Online shopping is simple and convenient for customers. But the logistics workforce may pay the price.
When customers order online, a complex logistics process is instigated, involving different workers often working in different countries. Warehouse workers pick and pack the product, transport workers bring the shipment to a logistics hub or directly to a distribution centre and there a courier takes over delivery to the customer.
Various problems are evident, such as low wages, precarious working conditions and health-and-safety issues—as well as ‘regime shopping’. What is simple and convenient for customers often involves hardship for workers.
The recent expansion of logistics has intensified competition among firms which operate with low profit margins despite high demand. In this customer-oriented and price-sensitive market, company growth strategies have relied on cutting costs wherever possible while achieving the necessary responsiveness.
Companies have introduced ‘lean’ management practices and used automation and new technologies to cut costs, raise productivity and maximise flexibility. In such volatile markets, firms require adaptable labour and so non-standard work—agency, sub-contracting, ‘self-employment’—is widespread. This has pressed down on logistics workers’ wages and conditions.
In addition, more and more companies—particularly those operating in highly regulated countries—have relocated their business to other regions in the EU where staff are available at lower cost and regulation tends to be less stringent, allowing for high flexibility. Bypassing national regulation and industrial-relations institutions in this way means relatively good jobs in ‘high-road’ countries are lost while relatively bad jobs in ‘low-road’ countries are created, with low wages, unstable and potentially unhealthy work arrangements, temporary employment relationships, underemployment and an absence of employer-provided benefits.
The impact of regime shopping is not felt only by workers—it also affects states and national policies. By blaming strong employment-protection legislation and industrial-relations institutions for the loss of jobs, policy-makers in high-road countries are caught up in a competition to deregulate the labour market and create a more employer-friendly climate, to safeguard employment despite worsening working conditions. It is not difficult to imagine the detrimental effects of such a ‘race to the bottom’ on workforces.
This is visible, for instance, if one looks at Belgium and its neighbours Germany and the Netherlands. In Belgium, logistics workers’ wages, conditions and benefits are generally more favourable, due to different power relations: Belgian trade unions can rely on a strong tradition of social dialogue, high union membership (49.1 per cent in 2019) and relatively good (sectoral) agreements in logistics.
In the Netherlands and Germany, union density is much lower (respectively 15.4 and 16.3 per cent in 2019) and in Germany many small logistics companies opt out or derogate from sectoral collective agreements. This gives employers in both countries more leeway to cut costs through reducing wages, downgrading working conditions and increasing flexibility.
Belgian analysts and policy-makers have pointed repeatedly to the ‘competitive advantage’ of the neighbouring countries—demanding a weakening of employment protection and collective bargaining, as well as greater flexibility (such as more night and Sunday work) while weakening trade unions’ involvement. By generating similar conditions as in Germany and the Netherlands, (logistics) companies could be attracted and jobs created. The nature of the jobs being created, however, is hardly ever questioned.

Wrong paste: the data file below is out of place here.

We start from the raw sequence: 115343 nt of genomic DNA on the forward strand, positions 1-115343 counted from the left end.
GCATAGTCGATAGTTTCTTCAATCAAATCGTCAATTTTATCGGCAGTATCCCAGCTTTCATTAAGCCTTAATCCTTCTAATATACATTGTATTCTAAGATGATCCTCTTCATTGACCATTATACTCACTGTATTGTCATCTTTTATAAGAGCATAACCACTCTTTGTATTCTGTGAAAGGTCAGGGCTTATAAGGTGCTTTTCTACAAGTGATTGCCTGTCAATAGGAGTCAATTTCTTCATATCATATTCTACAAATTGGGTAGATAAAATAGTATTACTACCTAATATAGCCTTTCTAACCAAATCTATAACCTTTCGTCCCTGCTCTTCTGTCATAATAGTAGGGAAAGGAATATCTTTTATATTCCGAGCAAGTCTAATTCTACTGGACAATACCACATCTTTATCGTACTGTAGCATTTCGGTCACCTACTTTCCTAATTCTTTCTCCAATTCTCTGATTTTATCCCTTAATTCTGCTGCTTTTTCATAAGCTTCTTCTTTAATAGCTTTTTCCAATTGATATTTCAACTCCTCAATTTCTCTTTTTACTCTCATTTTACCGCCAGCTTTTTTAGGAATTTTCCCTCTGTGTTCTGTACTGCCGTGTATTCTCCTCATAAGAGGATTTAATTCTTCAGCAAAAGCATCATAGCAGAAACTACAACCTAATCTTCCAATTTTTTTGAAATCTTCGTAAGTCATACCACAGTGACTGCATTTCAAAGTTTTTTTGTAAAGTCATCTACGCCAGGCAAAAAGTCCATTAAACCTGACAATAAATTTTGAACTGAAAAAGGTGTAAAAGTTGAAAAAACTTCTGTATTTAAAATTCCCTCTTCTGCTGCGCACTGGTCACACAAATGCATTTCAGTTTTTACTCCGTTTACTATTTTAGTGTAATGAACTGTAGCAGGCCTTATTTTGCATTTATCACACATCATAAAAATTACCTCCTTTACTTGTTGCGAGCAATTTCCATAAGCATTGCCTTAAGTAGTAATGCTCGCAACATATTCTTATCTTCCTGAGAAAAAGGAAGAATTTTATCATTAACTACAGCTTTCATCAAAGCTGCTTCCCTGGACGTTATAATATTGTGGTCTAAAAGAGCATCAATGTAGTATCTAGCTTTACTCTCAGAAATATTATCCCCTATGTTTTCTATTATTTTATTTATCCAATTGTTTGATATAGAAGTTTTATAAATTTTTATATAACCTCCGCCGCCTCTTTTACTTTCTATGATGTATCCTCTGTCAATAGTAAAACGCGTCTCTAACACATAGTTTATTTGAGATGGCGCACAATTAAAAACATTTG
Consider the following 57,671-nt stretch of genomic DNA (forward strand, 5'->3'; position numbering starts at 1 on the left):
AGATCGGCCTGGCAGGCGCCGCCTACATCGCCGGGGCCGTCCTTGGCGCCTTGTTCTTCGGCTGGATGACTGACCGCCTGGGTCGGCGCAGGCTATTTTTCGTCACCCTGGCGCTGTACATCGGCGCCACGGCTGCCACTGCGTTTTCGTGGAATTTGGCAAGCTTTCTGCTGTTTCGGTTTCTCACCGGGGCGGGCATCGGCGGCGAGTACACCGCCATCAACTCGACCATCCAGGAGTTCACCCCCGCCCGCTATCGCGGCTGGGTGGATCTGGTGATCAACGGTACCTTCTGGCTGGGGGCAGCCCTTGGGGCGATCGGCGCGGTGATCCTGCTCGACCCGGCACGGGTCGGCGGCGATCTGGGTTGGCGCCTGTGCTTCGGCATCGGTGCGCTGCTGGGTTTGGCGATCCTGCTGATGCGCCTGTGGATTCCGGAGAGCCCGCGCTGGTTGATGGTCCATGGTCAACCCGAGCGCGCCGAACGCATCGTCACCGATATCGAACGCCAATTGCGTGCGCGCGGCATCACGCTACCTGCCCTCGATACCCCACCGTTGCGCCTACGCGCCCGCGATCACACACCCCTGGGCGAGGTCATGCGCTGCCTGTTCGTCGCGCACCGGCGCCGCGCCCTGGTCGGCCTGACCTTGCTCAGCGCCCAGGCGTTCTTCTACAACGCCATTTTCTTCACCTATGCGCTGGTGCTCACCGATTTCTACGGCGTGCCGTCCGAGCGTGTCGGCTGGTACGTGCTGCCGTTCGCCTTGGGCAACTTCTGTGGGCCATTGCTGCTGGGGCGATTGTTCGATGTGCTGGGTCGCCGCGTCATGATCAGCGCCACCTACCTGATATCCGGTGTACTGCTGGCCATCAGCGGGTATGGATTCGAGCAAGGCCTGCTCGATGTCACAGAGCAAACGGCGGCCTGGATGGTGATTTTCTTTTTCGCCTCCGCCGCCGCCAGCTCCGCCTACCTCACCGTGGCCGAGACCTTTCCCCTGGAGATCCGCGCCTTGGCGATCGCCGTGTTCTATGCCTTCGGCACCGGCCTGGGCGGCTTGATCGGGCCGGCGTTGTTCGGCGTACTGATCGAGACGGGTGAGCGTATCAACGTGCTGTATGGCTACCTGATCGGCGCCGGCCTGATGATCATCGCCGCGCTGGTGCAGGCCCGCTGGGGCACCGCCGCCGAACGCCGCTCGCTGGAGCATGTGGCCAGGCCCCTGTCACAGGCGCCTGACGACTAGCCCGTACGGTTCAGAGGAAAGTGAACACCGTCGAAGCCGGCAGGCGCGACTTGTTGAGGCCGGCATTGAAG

Improving the situation
Three sets of actors could improve the situation of the logistics workforce. First, customers are powerful in keeping the work alive. It may not be realistic to believe they would change their shopping behaviour to support logistics workers but campaigns could raise awareness about the real costs of ordering online. If successful, this could encourage employers to improve working conditions and indeed use this as part of their branding.
Secondly, the workers themselves have power to enforce better working conditions but they hardly use it. They could easily disrupt logistics processes through social actions, yet the precondition for such actions is organising. Unions should seek to organise logistics workers, make them aware of their rights and actively involve them in fighting for decent working conditions. This requires some effort—and probably cross-country co-ordination—as logistics workers are often hard to reach, particularly because many do not work in the same place every day.
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Thirdly, regulatory bodies at different levels, such as the European Union and its member states, should consider reinforcing regulation at the bottom of the labour market. This could include higher minimum wages and closure of regulatory loopholes. At sectoral level, collective bargaining is the key mechanism for improvement, yet relatively low unionisation makes it difficult for unions to push through higher standards. At company and workplace level, enforcement of existing regulation—such as on occupational safety and health, minimum wages and working time—should be observed by employee representatives, who could also engage in local bargaining to improve conditions, depending on the country’s institutional system.
A combination of activities by all these actors at different levels will likely be needed. This could better align the shopping experience of customers, as easy and convenient, with the work experience of the logistics workforce—as decent and fair.